Thursday, March 13, 2014

Review: The Boondock Saints (1999)

In honor of St. Patrick's Day and the 50th anniversary of the incident that established New Yorkers as a bunch of callous assholes (represent!), I bring you...

The Boondock Saints (1999)

It's a shame that The Boondock Saints didn't get more recognition in its time. Not only did the Columbine High School massacre happen around the same time the film was to come out, but writer/director Troy Duffy was, by many accounts, an asshole who burned every bridge he had in Hollywood over the course of this film's production. The documentary Overnight, made by his friends with the initial purpose of chronicling his rise to fame, instead became a record of how Duffy lost everything; let's just say there's a reason why it took ten years to get a sequel made. Still, in the end it all worked out, as this film soon found its audience on home video and became a St. Patrick's Day tradition. An ultra-violent and extremely profane ode to vigilante justice that feels like Death Wish as made by Quentin Tarantino, The Boondock Saints isn't for the squeamish or the easily offended. It is unapologetic about its subject matter and its anti-hero protagonists, and your enjoyment will depend heavily on whether or not you can embrace that. If you can, though, then what you have here is a wickedly entertaining action thriller.

The basic setup is that two Irish Catholic brothers in South Boston, Connor and Murphy MacManus (Sean Patrick Flanery and Norman Reedus -- yes, ladies, Daryl Dixon is in this), turn to vigilantism after hearing their priest give a sermon on the murder of Kitty Genovese (which happened fifty years ago today), and after a trio of Russian mafiya goons try to extort their favorite bar. With the help of their friend, disgruntled Italian mafioso David Della Rocco, they go to war against the thugs, murderers, pedophiles, drug dealers, pimps, and others who have Boston living in fear. As the body count associated with the MacManus brothers rises, Paul Smecker (Willem Dafoe), a eccentric and flamboyant FBI agent, is brought in to help investigate who is responsible for what appears to be a gangland war erupting in the middle of Boston. Once he finds out what the MacManus brothers and Rocco are up to, though, he is conflicted as to whether he should bring them in or help them in their crusade.

There are three reasons to watch this, two of them fairly non-controversial and one of them a bit more so. The first is the acting. Flanery and Reedus were both clearly having fun as the protagonists, with a mix of gun-toting badassitude and Irish charm and wit. David Della Rocco (yes, the actor shares the same name as his character) is more explicitly the comic relief of the trio, managing to be funny even in exceptional circumstances. The three of them have a great rapport, bringing plenty of humor and energy to the affair. However, the true standout here is Willem Dafoe as Agent Smecker, a character so over-the-top and delightfully hammy that he steals every scene he's in. He's simultaneously badass and camp, the two going hand-in-hand for the entire length of the film, culminating in him managing to make dressing in drag look as awesome as John McClane crawling through an air duct.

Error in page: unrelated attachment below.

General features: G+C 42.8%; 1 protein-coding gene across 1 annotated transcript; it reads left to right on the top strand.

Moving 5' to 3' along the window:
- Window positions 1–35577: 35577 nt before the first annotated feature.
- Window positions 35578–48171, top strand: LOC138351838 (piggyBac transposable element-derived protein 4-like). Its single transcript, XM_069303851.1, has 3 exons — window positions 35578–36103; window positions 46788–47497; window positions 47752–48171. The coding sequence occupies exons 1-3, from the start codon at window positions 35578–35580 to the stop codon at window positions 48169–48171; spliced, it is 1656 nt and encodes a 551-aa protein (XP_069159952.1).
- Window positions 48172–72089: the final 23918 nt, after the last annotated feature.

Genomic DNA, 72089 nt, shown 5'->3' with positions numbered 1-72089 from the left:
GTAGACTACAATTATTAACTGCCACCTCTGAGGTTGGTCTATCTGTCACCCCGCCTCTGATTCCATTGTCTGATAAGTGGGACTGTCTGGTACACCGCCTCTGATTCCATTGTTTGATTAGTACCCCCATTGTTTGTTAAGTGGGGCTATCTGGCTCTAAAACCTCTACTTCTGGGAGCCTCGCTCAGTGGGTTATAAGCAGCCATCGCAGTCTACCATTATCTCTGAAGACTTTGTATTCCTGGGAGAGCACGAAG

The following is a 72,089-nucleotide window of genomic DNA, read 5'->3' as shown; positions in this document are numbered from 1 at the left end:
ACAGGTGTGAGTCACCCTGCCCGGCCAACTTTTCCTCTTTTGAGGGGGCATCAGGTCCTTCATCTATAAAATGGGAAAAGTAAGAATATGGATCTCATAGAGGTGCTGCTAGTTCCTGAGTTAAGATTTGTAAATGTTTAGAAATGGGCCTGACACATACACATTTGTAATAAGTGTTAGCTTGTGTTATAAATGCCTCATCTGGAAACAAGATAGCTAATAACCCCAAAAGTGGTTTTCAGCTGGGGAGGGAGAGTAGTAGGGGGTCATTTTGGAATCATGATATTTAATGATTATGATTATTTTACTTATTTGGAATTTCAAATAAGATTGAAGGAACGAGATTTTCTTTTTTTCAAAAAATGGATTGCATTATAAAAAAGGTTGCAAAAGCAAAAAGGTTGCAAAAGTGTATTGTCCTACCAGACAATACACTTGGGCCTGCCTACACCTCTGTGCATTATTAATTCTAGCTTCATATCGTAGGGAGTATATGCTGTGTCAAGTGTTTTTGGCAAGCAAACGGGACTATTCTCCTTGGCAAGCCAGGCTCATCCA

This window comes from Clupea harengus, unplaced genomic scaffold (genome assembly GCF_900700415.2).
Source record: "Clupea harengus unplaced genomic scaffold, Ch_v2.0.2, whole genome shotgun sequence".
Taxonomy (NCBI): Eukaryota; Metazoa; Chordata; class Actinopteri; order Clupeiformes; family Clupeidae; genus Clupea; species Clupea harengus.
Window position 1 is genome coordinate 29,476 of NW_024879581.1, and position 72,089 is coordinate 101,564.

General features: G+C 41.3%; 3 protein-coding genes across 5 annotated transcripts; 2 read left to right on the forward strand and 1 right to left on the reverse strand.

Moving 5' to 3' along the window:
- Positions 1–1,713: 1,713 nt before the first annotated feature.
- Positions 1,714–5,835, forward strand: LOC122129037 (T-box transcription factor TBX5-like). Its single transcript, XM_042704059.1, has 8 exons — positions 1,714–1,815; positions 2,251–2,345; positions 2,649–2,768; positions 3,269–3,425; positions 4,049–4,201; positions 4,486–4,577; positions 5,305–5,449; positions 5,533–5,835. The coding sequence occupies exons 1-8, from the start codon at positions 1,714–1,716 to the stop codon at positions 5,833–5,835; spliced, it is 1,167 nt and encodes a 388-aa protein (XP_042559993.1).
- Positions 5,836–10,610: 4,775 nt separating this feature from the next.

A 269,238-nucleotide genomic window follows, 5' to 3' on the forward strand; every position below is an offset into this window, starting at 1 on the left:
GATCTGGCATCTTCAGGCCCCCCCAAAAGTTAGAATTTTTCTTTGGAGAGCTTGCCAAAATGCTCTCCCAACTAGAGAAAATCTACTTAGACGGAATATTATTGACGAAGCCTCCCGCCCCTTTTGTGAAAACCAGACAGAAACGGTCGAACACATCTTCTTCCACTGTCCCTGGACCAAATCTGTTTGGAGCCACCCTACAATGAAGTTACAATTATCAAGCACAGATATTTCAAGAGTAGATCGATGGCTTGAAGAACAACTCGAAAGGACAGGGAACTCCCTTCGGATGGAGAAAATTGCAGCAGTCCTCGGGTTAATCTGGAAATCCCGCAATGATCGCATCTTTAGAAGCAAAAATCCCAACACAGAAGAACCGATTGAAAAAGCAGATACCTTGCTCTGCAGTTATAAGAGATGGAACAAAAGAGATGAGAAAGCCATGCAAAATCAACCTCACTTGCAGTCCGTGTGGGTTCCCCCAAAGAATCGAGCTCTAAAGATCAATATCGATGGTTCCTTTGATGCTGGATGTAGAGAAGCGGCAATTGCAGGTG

Second, we have the action. The shootouts here are clearly aping Tarantino and many of the indie crime dramas that came in his wake, but they're done well enough that I can't really complain. After a decade of shaky-cam from directors who couldn't stage an action scene to save their lives (looking at you, Paul W. S. Anderson), I think it's safe to say we can all look back on the action films of the '90s and early '00s, with their admittedly ridiculous overstylization and cues lifted directly from Hong Kong, and realize that we'd been utterly spoiled during that time. Troy Duffy frequently indulges in such here, with top-down shots, rotating cameras, and lots of slow-motion, and it works far more frequently than it doesn't. Between that and its high level of bloodshed, this is a film that utterly bathes in its sleaze and style.

That brings me to the last point: this film's crassness. Much like with The Wolf of Wall Street, your enjoyment of this film will live or die on how well you respond to its attitude. A common drinking game associated with this movie is to take a drink for every F-bomb; if you're not plastered thirty minutes in, you will be after one famous scene where Rocco, uh, illustrates the diversity of the F-word. This movie is vulgar, foul-mouthed, blood-drenched, politically incorrect, and very proud of it, and there's a good chance that it will cross the line for some of viewers. Me, I enjoyed it at least partly for those very reasons, the film being so over-the-top that it's hard to take seriously, but I'm throwing the warning out there just in case.

Score: 4 out of 5

It's not a perfect action movie, but it's a rollicking good time and a great St. Patrick's Day tradition. Grab your green clothing and your Guinness, because after watching this, you too will have a little fighting Irish in you.

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